(Jesus and Zacchaeus Luke 19:1-10)
During a walkabout in Jericho, Jesus notices a short man perched in a tree, craning to see him. We don’t really know Zacchaeus’s motivation to see Jesus. Crowd curiosity? Perhaps. When he was shopping for groceries, had he seen a picture of Jesus in the National Jewish Enquirer and wanted to see this miracle worker first hand? By this time in Jesus ministry he had healed the sick, turned water into wine, cast out some demons and fed a few thousand people from one boy’s lunch. Curious indeed, Zacchaeus just needed to see this man.
Zacchaeus was a chief tax collector, a contract employee of the occupying Romans. Whether or not he had ever been teased because of his height, he was definitely spurned for his occupation. He was wealthy because of the thievery of his associates and himself. Think of Zacchaeus as the local businessman in your neighbourhood who has recently been charged with, and convicted of, embezzling a few million dollars. Probably not someone you would strike up a conversation with on the street, let alone invite to your back yard barbecue. Zacchaeus is a wounded heart, for sure.
Jesus knows all this, yet not only does he publicly acknowledge Zacchaeus, he goes as far as to invite himself to Zacchaeus’ house. And it’s not just a short visit; Jesus insists he must stay at his house.
Because Jesus was secure in who he was, and secure in his relationship with his Father, he didn’t care what others might have thought. He didn’t care if onlookers were shocked. Pride of status had no place in Jesus’ heart.
Equally important, Jesus would have felt no pride in his graciousness to this sinner. Early in my Christian walk, some friends and I would head to the absolute worse part of town to go street witnessing. I look back on this time and realize my mixed motives in it all. Yes, I wanted people to know how much Jesus loved them. Of course, I wanted these people in the inner city to be free from drugs and alcohol. Unfortunately, I also liked the boost it gave to my ego. People in our church praised us. And in my insecurity and woundedness I thought it had earned me some extra favour with God. There was none of this in Jesus’ heart. He simply loved Zacchaeus. Nothing else was important.
In ministry, we must guard our hearts so that we are not motivated by pride, or by the flip side of the same coin, insecurity. Some of the most proud people I know are also the most insecure. Flaunting their ministry accomplishments–even veiled in the Christian-eze “Look what God did”– is merely a prop to their wounded security. The Kingdom of God is based on Jesus’ example of grace. He gave His life freely for us with no personal gain attached to it.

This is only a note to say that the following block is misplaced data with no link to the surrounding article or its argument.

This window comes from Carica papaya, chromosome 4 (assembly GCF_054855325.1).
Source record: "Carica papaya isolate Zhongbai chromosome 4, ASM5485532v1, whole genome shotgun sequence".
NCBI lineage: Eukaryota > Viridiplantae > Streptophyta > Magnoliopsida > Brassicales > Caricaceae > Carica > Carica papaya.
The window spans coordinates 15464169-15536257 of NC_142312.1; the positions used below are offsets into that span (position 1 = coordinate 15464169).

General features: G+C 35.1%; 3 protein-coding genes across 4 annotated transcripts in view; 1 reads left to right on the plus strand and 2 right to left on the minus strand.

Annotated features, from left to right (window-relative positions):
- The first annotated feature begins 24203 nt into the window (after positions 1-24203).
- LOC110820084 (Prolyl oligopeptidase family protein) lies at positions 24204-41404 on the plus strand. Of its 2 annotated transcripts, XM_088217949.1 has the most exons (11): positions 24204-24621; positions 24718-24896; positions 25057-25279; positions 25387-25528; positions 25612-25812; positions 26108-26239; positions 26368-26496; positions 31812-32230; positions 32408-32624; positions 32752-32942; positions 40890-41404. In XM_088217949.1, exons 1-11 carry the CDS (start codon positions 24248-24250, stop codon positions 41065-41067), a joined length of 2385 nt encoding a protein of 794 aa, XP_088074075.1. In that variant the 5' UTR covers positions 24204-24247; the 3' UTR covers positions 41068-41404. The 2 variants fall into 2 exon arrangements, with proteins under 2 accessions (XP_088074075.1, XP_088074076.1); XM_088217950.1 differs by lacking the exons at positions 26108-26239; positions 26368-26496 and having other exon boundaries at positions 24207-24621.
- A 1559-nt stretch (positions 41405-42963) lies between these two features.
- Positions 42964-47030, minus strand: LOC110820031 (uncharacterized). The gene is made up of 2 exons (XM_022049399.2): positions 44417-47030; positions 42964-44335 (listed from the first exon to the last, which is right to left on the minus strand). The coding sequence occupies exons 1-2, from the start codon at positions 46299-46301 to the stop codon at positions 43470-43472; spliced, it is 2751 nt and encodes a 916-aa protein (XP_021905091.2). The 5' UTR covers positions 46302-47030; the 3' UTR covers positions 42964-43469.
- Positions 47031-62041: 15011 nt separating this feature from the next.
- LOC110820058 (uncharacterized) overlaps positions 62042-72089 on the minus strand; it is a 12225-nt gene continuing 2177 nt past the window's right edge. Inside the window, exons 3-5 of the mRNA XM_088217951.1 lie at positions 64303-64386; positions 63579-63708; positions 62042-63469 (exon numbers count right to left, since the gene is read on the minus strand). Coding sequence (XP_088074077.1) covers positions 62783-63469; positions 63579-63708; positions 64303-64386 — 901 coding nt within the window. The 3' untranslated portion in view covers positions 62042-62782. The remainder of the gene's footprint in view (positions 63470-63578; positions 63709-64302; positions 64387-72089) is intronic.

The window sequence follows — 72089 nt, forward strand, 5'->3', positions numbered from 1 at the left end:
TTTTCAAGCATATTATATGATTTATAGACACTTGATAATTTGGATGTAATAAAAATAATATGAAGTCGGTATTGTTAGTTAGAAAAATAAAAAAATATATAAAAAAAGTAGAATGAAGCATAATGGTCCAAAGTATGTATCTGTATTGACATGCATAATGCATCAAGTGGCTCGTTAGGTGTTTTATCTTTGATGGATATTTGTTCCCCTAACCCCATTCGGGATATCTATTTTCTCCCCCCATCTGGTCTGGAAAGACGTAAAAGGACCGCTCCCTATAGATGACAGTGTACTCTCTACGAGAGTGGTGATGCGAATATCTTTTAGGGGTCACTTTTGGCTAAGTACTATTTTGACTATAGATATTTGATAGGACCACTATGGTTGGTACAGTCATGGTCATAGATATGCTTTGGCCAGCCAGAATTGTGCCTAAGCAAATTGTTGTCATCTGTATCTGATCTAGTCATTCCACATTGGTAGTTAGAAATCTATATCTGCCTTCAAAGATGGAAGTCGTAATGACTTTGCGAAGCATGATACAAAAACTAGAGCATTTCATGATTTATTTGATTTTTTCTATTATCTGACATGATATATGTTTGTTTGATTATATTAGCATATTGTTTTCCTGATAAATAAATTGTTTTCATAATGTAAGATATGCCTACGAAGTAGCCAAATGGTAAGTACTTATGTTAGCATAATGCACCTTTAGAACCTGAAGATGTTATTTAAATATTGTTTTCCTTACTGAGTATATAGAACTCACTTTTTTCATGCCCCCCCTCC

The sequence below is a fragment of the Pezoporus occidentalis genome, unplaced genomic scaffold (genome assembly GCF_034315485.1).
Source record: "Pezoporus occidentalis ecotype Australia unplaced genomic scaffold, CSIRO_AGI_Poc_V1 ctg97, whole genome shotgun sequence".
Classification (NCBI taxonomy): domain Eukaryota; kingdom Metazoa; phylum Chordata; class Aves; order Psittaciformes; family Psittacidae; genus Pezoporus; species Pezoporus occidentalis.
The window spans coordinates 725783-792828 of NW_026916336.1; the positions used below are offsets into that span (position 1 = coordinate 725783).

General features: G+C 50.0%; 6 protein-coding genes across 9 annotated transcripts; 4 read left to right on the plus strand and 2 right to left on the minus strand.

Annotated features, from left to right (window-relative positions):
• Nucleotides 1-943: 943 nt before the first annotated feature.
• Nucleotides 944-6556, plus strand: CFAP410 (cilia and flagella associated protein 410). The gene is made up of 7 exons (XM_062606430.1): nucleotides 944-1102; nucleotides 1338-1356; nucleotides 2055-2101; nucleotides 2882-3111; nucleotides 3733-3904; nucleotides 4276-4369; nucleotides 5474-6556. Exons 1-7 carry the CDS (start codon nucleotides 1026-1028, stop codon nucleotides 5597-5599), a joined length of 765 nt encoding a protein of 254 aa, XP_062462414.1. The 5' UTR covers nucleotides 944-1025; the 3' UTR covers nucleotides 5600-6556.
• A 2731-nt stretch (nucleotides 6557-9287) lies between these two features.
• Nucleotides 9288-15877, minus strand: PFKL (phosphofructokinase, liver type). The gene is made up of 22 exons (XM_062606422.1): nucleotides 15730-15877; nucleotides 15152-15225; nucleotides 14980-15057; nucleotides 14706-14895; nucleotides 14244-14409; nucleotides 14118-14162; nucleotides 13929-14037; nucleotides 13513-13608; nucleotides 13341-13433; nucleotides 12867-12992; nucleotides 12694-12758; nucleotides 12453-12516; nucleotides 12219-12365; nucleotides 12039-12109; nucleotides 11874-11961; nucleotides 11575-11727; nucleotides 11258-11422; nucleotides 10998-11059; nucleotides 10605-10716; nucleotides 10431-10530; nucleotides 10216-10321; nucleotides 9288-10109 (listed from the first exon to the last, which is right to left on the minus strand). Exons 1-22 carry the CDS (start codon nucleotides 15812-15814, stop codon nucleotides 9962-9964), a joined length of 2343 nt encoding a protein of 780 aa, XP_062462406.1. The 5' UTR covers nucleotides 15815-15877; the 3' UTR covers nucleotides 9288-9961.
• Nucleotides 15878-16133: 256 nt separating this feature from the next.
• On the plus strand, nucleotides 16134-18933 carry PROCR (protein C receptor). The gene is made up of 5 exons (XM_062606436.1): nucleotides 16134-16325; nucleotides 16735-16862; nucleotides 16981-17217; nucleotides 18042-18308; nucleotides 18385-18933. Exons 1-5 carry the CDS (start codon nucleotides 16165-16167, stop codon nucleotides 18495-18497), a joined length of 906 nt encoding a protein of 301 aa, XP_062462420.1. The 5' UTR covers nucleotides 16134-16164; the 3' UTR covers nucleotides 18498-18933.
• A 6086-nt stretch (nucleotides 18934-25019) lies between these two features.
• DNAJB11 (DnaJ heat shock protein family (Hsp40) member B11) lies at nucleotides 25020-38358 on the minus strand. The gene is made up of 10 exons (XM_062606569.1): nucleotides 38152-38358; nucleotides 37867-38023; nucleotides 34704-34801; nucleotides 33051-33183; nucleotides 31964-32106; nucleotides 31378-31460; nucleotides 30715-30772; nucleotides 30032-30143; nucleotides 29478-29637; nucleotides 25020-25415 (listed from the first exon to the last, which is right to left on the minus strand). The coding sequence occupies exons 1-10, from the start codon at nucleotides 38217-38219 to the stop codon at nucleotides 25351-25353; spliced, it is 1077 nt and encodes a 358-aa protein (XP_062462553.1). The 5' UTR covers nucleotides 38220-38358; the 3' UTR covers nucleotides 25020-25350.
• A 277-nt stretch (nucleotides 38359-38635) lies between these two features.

Equally important, we must also be like Jesus in our avoidance of the use of shame as an instrument of change. Public shaming, or even private shaming for that matter, had no role in Zacchaeus’ repentance. It’s interesting to note that in this account Jesus doesn’t seem to challenge Zacchaeus about anything! And Jesus, who certainly knew all about Zacchaeus, could have come up with many things that needed correcting. “Zacchaeus, you need to tithe properly.” “Zacchaeus, you have taken too much money from the people.” The account records simply that after Jesus invited himself to Zacchaeus’s house, Zacchaeus was moved to repentance.
In our hearts, most of us know our shortcomings. Even though we are masters at cover- up, we know that what we have been doing, or thinking, is against the principles of the kingdom of God. Jesus did not use shame to elicit a response from Zacchaeus; rather, Jesus’ unconditional acceptance of Zacchaeus provided a way out of the shame Zacchaeus carried in his heart. Never use shame tactics or emotional manipulation to bring repentance.
Early in my own recovery process God brought along a man who has become a dear friend and true brother. He was, and still is, my pastor, and he loved me unconditionally (which I’m sure was very hard to do on some days). God’s grace and mercy flowed out of him to me. Through his acceptance, I was able to put down my religious, perfectionist shield. My rage came out. My deep shame bubbled to the surface, no longer contained by my pride and judgement. I began to truly see the sin in my heart; I began to truly be free in Christ. With this man’s Christ-like love, which had no room for pride and shame, and with the guidance of a Christian counsellor, the shackles on my life began to break.